Churches frequently replace computers with newer, faster equipment. The “old” computers are either sold or given away. Some attempt is made to “erase” personal and confidential information from the old computers, but just how effective are these efforts? Is it possible that these old computers still contain personal and confidential information? A recent study by two students at the Massachusetts Institute of Technology (MIT) suggests that it is common for “secondhand” computers to contain personal, non-deleted information from the original owner. The students purchased 129 used computers on Ebay and from secondhand computer stores. Of these 129 computers, 69 still contained “recoverable” personal data from the original owner! What kind of personal data was recovered? Medical data, personal correspondence, diaries, pornography, and hundreds of credit card numbers.
How could these used computers still contain recoverable personal information when the original owners insisted that they “deleted” all computer files before disposing of their computers? The answer lies with Microsoft Windows, which does not really “delete” files that users delete. Instead, only the names of files are deleted. This “tells” the computer that the space occupied by the deleted files is “empty.” But, the files themselves remain on the computer’s hard drive until they are later overwritten by new data. In some cases, the “deleted” files are overwritten by new data weeks or months later, but in many cases the files are never overwritten and so they remain intact and can be recovered by any “file recovery” program. As the MIT students discovered, it is common for secondhand computers to contain files that the owners thought they had deleted.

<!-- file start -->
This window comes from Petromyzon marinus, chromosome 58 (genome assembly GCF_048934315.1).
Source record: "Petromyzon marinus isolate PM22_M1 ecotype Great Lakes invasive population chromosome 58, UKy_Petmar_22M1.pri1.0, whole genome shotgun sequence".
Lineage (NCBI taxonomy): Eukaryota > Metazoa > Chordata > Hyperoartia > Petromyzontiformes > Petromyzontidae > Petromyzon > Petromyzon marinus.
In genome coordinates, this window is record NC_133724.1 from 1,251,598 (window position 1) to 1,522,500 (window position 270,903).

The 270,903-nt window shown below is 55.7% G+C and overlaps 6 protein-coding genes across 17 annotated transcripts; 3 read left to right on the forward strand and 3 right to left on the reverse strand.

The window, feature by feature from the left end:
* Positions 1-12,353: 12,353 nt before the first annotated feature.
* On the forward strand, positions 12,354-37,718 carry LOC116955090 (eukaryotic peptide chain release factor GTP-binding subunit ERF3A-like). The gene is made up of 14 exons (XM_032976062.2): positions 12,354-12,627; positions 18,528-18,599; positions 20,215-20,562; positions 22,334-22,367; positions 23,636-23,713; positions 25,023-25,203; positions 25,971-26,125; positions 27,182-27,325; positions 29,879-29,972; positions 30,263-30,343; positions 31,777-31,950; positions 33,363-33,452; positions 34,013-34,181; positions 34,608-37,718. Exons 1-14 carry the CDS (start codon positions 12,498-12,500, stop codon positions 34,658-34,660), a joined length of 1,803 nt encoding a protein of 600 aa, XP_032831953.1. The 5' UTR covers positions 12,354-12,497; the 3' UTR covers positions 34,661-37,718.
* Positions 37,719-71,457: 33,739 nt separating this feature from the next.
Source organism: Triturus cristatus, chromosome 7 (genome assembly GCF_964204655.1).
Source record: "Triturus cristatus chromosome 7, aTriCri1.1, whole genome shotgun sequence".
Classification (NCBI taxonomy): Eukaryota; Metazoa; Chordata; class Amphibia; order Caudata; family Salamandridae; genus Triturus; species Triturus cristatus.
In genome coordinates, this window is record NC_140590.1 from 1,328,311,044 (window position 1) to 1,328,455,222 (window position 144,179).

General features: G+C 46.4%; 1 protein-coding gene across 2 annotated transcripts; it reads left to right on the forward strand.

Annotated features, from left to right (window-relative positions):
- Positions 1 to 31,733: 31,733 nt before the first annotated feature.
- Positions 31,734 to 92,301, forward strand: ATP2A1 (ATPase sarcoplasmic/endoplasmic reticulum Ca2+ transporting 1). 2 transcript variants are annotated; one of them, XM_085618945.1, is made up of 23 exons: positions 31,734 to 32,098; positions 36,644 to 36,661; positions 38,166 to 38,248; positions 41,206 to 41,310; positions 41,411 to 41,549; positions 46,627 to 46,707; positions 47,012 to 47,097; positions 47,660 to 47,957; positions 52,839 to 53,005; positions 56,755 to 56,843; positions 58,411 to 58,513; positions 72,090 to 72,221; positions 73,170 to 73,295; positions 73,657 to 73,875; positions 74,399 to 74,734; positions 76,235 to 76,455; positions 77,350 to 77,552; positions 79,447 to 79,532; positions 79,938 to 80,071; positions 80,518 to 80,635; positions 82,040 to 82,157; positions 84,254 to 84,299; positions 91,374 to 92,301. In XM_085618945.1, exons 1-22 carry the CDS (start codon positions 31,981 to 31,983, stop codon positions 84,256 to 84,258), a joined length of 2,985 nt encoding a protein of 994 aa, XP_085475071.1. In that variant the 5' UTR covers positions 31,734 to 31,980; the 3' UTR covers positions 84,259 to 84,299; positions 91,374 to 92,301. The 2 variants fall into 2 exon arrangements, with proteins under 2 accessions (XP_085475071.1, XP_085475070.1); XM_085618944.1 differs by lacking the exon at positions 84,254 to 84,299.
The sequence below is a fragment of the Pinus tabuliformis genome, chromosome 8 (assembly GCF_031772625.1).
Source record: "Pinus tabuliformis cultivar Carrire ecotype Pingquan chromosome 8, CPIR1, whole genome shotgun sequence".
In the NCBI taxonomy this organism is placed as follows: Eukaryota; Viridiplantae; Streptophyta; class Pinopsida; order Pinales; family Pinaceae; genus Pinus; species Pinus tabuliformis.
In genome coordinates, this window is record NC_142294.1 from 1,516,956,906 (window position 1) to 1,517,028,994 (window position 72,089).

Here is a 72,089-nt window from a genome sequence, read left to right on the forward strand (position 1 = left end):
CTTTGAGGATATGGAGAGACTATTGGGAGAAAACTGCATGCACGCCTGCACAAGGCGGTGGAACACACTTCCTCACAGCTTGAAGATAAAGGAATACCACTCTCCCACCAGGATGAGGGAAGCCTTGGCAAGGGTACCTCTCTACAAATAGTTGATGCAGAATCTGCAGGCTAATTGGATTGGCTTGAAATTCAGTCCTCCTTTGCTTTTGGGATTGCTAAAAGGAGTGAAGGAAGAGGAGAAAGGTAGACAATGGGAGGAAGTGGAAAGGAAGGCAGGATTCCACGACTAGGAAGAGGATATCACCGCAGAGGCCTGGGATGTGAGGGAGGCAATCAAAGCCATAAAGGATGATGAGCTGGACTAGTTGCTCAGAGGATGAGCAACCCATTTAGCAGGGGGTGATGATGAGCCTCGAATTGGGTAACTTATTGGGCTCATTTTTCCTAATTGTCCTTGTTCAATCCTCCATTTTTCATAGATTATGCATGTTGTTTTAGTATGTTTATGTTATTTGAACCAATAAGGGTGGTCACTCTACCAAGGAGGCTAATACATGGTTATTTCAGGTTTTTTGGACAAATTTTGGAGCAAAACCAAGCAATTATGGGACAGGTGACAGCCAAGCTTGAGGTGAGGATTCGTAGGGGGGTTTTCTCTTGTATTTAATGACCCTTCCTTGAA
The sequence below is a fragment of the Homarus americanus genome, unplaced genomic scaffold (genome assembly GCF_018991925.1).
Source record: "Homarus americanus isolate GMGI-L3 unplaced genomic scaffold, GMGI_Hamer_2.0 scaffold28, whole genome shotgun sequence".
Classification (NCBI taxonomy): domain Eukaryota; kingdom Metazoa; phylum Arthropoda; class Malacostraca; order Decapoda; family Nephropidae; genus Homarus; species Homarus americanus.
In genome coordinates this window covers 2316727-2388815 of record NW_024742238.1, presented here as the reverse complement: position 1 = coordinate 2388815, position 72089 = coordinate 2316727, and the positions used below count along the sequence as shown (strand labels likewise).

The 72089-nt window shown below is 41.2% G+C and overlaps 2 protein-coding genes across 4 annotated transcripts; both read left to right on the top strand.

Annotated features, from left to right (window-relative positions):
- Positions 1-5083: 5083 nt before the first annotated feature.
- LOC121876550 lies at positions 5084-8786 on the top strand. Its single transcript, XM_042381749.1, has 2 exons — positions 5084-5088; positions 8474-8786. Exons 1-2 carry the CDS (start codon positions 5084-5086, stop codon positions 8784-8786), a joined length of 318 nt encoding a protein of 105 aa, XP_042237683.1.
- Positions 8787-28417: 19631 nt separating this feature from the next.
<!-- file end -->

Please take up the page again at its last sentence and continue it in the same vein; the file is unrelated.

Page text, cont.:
What is the relevance of this to church treasurers? Think of the highly confidential information that is contained on church computers. Examples include members’ names and addresses, and in some cases other personal information; members’ contributions; church financial records, including bank account numbers and PINs; church credit card numbers; the credit card numbers of members who made contributions by credit card; and personal correspondence. The retrieval of such data by a subsequent owner of the church’s computer could be disastrous.
What steps can church leaders take to protect against the inadvertent transfer of recoverable confidential information on obsolete church computers? As we have seen, “deleting” files is not enough, at least when using Microsoft Windows. There are several software programs that will effectively erase all of this information so that it cannot be recovered, and many of these programs are inexpensive (less than $30). Programs that erase data using United States Defense Department compatible methods include CyberScrub, Window Washer, BC Wipe, and Eraser. Each of these programs has won awards from computer magazines. There are many other options available. These programs are sometimes called “file shredding” programs.
One more tip. If you sell your computer to a secondhand computer store, don’t take their word that they will erase all of the contents on your computer. It’s best to do so yourself, so long as you have the proper software.
This article first appeared in Church Treasurer Alert, March 2003.